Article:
Whites, Not Hispanics, Are The Swing Vote In California

[Click
here to
order Sam Francis` new monograph
, Ethnopolitics:
Immigration, Race, and the American Political Future]

Does the California election prove
that Republicans can now win the Hispanic vote? That`s
what some pundits are claiming because of the
comparatively low support won by

professional Hispanic candidate
Lt. Gov. Cruz
Bustamante (54 percent) and the supposedly high support
captured by winner

Arnold Schwarzenegger
(30
percent).

As usual, of course, the

pundits
are full of fly specks.

First of all, Senor Bustamante`s
relatively low Hispanic support doesn`t mean his
Republican opponents did unusually well. The headline of
a post-election article in the Los Angeles Times
last week crowed that "GOP
makes gains among Latinos
,
"[By Rich Connell
and Daniel Hernandez, October 11, 2003] though the
body of the story is a bit more subdued.

It turns out that the "gains" won
by the two Republican candidates, Mr. Schwarzenegger and
state Sen. Tom McClintock, were mainly among
upper-income (indeed, high income) Hispanics.

"Half of Latino voters in homes
earning $60,000 to $100,000,"
the Times story
reports, supported one of the two Republicans, while
"in Latino households with earnings above $100,000, 57%
supported the recall and 60% voted for Schwarzenegger or
McClintock. The pattern followed that of voters
overall."
So why is that surprising?

As I noted in a

recent column,
25 to 30 percent of Hispanic voters
in California have always voted Republican, and 37
percent voted for

Proposition 187
in 1994, a measure widely regarded
as anti-Hispanic and anti-immigrant because it cut off

public benefits
to illegal aliens. Probably most of
the Hispanics who do vote Republican are upper-income,
and the portion of the Hispanic vote won by the two
Republicans (39 percent) is hardly unusual or new.

But, as for the GOP now having a
good chance to win more Hispanic votes in the future,
don`t bet your annual income on it. As the Times
also notes, "Statewide, low-income Latinos opposed
the recall and supported Bustamante by the widest
margins: In each case more than three out of five voters
in households earning less than $40,000, according to
the poll."

And the point is that in
California, thanks to the mass immigration imported by
the Open Borders lobby, lower income Hispanics dominate
in the Hispanic electorate.

The real reason Mr. Schwarzenegger
won, as both I and UPI

political analyst
Steve Sailer have

pointed out
, is that he won the
white vote
, which remains

critical
for any Republican victory. He took the
white vote by 51 percent, and the two Republicans
together took 65-67 percent of it. Mr. Schwarzenegger`s
share was not so impressive but better than earlier
Republican gubernatorial candidates in the state`s last
two elections, who won well less than 50 percent.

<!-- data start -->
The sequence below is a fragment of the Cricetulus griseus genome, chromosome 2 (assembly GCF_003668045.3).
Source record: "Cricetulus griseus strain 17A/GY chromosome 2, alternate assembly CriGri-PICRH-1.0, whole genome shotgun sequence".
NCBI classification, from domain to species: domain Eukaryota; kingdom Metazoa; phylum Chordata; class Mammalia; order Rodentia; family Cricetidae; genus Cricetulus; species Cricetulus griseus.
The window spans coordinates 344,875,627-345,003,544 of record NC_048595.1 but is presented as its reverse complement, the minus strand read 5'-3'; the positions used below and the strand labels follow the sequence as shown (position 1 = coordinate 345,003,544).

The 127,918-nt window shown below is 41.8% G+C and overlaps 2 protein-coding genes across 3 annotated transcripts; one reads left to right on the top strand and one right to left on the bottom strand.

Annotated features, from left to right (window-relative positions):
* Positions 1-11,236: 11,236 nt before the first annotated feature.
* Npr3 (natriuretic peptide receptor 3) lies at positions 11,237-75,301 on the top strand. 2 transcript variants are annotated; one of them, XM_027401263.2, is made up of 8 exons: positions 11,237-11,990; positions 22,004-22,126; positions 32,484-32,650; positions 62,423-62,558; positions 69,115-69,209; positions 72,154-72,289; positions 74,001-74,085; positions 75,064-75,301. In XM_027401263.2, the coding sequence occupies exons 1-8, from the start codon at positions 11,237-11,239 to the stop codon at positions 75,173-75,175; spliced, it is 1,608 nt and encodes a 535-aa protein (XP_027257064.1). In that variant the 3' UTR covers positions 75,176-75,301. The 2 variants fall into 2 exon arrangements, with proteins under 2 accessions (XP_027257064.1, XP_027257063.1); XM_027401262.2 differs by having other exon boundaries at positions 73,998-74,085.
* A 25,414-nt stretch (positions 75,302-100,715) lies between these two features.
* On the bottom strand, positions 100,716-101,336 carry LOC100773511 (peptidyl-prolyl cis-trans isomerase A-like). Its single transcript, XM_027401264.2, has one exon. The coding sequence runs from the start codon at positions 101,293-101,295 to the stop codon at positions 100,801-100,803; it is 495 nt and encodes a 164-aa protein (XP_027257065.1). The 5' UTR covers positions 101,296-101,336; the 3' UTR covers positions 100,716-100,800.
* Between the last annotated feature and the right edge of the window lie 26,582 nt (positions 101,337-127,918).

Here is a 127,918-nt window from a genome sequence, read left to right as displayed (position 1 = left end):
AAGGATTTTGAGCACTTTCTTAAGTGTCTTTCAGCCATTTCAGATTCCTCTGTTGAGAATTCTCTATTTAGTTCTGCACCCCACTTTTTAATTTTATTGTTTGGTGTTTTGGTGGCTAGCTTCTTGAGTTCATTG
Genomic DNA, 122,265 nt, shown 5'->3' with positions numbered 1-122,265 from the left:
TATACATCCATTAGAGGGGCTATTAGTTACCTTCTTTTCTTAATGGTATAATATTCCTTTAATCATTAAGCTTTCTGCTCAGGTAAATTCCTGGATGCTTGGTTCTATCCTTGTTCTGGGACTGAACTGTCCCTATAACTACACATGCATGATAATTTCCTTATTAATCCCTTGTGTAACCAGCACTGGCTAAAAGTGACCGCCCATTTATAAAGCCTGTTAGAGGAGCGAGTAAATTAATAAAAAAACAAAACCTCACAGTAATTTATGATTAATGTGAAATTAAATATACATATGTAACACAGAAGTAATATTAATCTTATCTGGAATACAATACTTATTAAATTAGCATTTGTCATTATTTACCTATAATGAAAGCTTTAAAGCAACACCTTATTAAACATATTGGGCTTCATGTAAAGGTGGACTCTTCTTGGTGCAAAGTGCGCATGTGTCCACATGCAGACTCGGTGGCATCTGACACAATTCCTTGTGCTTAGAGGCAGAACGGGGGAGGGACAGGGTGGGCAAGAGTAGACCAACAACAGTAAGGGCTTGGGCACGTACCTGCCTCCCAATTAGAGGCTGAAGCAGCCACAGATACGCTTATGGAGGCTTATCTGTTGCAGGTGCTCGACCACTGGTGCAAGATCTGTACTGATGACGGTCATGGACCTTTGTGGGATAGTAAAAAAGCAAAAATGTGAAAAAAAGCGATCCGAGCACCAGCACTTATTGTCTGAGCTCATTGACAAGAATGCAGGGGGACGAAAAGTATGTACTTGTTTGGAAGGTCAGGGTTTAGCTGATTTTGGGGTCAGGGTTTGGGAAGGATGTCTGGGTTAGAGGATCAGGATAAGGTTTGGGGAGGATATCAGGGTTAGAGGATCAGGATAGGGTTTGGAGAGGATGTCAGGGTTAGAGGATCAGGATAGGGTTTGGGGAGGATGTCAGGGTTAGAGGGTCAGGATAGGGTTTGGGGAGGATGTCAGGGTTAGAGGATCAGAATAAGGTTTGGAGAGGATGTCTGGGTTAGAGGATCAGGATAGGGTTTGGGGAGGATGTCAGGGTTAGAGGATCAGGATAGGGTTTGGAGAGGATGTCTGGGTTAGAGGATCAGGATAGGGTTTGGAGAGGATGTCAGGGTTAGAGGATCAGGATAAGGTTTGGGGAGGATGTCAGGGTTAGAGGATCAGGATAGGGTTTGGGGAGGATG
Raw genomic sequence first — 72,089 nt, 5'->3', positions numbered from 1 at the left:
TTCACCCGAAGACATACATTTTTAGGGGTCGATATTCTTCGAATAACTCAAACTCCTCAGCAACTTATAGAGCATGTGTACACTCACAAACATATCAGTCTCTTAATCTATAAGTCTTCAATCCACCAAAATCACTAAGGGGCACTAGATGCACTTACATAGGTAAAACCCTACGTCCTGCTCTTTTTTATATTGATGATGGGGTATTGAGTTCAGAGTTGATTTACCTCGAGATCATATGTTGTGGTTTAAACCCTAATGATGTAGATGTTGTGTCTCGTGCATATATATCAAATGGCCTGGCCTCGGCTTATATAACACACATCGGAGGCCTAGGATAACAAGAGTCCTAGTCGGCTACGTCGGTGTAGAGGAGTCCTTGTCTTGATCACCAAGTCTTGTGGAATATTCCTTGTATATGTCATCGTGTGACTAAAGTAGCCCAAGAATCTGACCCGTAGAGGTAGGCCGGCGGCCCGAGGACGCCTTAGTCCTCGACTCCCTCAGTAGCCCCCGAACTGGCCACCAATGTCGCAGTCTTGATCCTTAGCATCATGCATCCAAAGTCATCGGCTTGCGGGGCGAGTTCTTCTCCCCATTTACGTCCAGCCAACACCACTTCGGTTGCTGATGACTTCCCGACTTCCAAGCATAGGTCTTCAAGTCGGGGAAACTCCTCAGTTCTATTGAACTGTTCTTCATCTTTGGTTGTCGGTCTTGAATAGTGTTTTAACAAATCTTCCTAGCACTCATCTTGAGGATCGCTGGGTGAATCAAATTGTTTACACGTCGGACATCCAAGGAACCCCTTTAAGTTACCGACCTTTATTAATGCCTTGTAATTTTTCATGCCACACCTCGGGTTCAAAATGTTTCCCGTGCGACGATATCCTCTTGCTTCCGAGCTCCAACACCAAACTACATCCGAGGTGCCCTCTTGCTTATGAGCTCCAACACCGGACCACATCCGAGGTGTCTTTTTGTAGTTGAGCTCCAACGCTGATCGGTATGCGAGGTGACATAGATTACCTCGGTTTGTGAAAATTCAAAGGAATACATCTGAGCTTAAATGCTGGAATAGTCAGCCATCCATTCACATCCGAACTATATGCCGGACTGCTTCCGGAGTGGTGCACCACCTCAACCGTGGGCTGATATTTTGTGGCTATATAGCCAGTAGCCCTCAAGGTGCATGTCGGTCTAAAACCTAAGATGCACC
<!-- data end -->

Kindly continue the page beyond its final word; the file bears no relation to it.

Taken together, the two
Republicans` share in this election means simply this:
Whites have largely deserted the Democrats, and that`s
the real reason they lost.

Moreover, it`s why the Republican
won, though you might find it hard to persuade him of
that. A

new poll
sponsored by the Federation for American
Immigration Reform (FAIR) shows that Democratic Gov.
Gray Davis` support for letting illegal immigrants get

driver`s licenses
was a decisive factor. The poll
shows that "30 percent of voters said Davis` approval
of the bill influenced their decision to support the
recall,"
CNS News

reported
this week. Since Mr. Schwarzenegger was
opposed to the bill, it makes sense the voters who
agreed with him on that issue were attracted to him.

Since he also had supported Prop
187 itself and had its chief backer, former Gov. Pete
Wilson in his campaign, Mr. Schwarzenegger really didn`t
have to say much about immigration at all. Voters
assumed he would be tough on it. They assumed wrong.

Presumably voters who opposed
driver`s licenses for illegals are also opposed to
amnesty, yet the fact is that Mr. Schwarzenegger
endorsed amnesty during the campaign. He avoided the
word, but in his first press conference after the
election he made his position perfectly clear.

The governor-elect

endorsed
the stealth amnesty bill sponsored in the
U.S. Senate by

Sen. John McCain
that would allow illegal immigrants
to gain "temporary"
work visas.

"I want to make all undocumented
immigrants documented and legal in this country,"
he
said.

That`s why Mr. Schwarzenegger
doesn`t seem to grasp why he won or the latent racial
dynamics of the election. Whites supported him (and Mr.
McClintock, who took much the same position on drivers`
licenses but a

somewhat
tougher one on illegal immigration) because
of those positions. They supported the recall and
deserted the Democrats for the same reason.

And what that means is that the
Republicans

don`t need
to chuckle over how swell they did among

Hispanics
or worry what one or another GOP candidate
might say against immigration.

What they need to worry about is
whether they can

keep
the white vote—especially after Mr.
Schwarzenegger essentially betrayed his own white voters
by endorsing the amnesty they thought he opposed.

COPYRIGHT

CREATORS SYNDICATE, INC.

[Sam Francis [email
him] is a nationally syndicated columnist. A selection
of his columns,

America Extinguished: Mass Immigration And The
Disintegration Of American Culture
, is now available
from

Americans For Immigration Control.

Click here for Sam Francis`
website.]